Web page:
Nebulosity in the central parsec of the Milky Way exhibits a low-ionization spectrum that has led previous analyses of this region to conclude that this material is photoionized by a relatively soft continuum. We have reanalyzed the infrared emission-line spectrum of te Galactic center in order to consider whether the data could actually be explained with photoionization by a relatively hard, yet dilute continuum, and additionally to constrain the properties of the reaiating plasma. We conclude that the composite infrared spectrum does not place strong restrictions on the nature of the ionizing continuum and that much of the ionized gas in the Galactic center is probably quite dense (≳ 105 cm-3). If the ionizing spectral energy distribution is, in fact, relatively hard, this material additionally must be highly clumped. Indications that the ionizing continuum is probably fairly soft are provided by radio recombination-line studies, however. Shocks are unlikely to be important for generating the observed nebulosity in light of the large far-infrared continuum luminosity of the central parsec. The infrared fine-structure spectrum provides mixed evidence forenhanced heavy-element abundances, and enrichment is probably limited to ≲ 2 times solar levels. We predict the optical spectrum of the Galactic center and conclude that it probably appears as an H II nucleus to external observers. Comparisons between the nucleus of the Milky Way and nuclei of external galaxies remain uncertain, however, since the parsec-scale metric apertures typically employed for studies of Galactic-center nebular emission are 1-2 orders of magnitude smaller than those in extragalactic measurements.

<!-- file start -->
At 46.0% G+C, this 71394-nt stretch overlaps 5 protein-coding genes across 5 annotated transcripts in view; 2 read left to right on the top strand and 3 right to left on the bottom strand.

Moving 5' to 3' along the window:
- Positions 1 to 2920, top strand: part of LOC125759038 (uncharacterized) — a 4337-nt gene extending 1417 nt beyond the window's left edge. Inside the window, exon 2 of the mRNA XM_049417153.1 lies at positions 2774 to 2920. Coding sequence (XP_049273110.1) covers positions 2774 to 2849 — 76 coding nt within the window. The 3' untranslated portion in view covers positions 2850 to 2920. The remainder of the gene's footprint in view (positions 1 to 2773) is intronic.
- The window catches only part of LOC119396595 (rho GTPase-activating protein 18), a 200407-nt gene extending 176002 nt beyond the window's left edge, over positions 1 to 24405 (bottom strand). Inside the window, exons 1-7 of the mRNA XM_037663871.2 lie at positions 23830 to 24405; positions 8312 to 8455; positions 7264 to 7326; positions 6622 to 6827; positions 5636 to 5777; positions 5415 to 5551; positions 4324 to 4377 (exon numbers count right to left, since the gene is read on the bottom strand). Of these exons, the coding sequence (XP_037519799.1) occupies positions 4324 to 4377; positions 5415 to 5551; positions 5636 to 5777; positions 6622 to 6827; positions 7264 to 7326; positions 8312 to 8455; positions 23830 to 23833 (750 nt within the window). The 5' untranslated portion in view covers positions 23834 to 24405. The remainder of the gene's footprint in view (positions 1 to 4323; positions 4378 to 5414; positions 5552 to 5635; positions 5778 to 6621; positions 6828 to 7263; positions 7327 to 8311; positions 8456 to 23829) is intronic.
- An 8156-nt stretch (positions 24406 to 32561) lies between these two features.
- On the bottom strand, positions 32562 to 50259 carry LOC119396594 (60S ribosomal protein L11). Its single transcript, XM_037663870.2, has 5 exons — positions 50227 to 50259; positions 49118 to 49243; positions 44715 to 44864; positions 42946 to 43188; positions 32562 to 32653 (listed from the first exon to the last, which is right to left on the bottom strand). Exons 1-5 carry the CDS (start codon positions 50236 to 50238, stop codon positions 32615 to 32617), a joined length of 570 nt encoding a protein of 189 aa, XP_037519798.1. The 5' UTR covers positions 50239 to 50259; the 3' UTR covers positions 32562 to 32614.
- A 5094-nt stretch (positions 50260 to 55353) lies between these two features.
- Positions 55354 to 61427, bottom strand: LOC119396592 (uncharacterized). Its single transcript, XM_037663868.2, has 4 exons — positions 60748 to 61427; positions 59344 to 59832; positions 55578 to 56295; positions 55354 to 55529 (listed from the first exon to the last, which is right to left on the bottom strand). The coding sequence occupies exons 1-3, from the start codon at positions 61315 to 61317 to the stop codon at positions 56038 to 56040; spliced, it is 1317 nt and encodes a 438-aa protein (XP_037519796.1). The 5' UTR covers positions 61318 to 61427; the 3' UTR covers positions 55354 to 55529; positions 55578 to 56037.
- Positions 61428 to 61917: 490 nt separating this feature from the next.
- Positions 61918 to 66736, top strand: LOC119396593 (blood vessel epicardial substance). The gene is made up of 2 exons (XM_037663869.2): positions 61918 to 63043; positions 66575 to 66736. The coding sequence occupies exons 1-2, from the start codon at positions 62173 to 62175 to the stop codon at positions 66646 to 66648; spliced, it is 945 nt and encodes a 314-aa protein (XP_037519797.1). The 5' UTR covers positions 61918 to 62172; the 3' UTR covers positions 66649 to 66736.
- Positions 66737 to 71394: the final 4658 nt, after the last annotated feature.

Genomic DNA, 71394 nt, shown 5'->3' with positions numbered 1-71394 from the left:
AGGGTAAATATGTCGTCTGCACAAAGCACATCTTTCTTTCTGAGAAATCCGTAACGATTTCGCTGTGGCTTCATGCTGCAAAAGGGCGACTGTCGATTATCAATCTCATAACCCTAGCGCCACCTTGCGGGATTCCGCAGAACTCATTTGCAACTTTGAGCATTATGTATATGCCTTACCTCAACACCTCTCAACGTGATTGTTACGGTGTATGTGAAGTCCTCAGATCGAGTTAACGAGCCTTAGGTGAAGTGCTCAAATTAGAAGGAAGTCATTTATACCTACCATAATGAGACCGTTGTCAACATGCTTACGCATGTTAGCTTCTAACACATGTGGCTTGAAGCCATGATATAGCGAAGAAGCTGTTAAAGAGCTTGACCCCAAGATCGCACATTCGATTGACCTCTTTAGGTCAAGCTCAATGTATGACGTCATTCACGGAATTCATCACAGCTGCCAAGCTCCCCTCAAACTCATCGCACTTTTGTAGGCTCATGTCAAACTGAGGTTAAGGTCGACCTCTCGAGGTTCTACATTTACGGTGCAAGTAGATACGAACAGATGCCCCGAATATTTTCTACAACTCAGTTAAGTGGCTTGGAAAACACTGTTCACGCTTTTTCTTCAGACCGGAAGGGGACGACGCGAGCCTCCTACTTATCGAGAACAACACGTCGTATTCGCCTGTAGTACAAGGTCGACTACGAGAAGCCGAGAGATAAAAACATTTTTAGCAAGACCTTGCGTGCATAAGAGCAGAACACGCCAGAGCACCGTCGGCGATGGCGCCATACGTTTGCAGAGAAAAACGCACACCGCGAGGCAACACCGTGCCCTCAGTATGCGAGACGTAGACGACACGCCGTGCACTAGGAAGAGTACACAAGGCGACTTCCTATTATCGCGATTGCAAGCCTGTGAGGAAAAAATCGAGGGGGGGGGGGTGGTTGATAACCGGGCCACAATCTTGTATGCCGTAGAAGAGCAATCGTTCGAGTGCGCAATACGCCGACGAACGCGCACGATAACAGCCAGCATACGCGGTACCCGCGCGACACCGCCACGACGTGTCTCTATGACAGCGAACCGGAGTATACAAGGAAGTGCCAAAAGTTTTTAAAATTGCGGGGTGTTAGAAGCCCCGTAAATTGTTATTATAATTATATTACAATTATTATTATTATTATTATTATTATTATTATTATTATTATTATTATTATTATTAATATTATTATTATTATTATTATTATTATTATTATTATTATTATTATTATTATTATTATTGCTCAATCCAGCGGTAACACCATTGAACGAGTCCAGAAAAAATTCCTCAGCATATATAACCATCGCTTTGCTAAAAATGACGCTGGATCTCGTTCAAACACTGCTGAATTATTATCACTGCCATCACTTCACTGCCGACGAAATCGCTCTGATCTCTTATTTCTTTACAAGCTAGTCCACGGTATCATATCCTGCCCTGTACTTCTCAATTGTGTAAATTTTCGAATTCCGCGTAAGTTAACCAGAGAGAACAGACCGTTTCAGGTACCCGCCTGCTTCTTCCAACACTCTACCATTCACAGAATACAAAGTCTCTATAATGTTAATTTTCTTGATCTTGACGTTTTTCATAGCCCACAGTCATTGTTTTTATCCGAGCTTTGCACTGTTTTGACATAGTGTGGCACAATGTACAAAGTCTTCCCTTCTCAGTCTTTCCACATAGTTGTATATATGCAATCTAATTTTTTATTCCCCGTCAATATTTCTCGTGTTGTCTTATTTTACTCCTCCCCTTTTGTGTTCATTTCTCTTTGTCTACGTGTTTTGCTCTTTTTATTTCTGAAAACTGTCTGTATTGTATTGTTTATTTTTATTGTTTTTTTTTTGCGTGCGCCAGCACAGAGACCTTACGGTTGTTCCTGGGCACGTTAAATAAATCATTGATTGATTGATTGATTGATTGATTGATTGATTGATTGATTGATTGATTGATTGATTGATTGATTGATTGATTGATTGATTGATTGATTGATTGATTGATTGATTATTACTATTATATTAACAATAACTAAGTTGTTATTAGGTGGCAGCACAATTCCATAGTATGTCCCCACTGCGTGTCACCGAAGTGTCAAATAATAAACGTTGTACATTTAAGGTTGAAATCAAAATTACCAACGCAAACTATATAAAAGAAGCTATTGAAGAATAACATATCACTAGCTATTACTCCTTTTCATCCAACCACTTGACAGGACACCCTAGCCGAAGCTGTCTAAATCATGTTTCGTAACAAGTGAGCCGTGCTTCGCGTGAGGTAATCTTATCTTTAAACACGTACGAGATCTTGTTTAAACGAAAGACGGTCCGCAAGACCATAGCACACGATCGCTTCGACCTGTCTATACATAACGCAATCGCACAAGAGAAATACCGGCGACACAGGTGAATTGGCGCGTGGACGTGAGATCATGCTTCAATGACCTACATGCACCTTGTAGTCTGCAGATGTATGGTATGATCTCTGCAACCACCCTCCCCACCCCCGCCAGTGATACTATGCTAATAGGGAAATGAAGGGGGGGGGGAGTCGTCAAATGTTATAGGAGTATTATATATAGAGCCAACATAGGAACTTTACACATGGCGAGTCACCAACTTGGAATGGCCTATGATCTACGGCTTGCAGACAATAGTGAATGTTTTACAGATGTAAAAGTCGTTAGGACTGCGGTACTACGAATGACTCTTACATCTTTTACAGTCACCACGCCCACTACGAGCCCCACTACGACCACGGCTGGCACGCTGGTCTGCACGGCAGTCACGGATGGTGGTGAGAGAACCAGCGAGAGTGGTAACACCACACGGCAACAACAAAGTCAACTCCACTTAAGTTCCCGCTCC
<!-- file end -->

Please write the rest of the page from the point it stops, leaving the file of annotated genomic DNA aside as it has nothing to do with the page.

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Published in The Astrophysical Journal, v. 430, no. 1, p. 236-251.

© 1994. The American Astronomical Society. All rights reserved.

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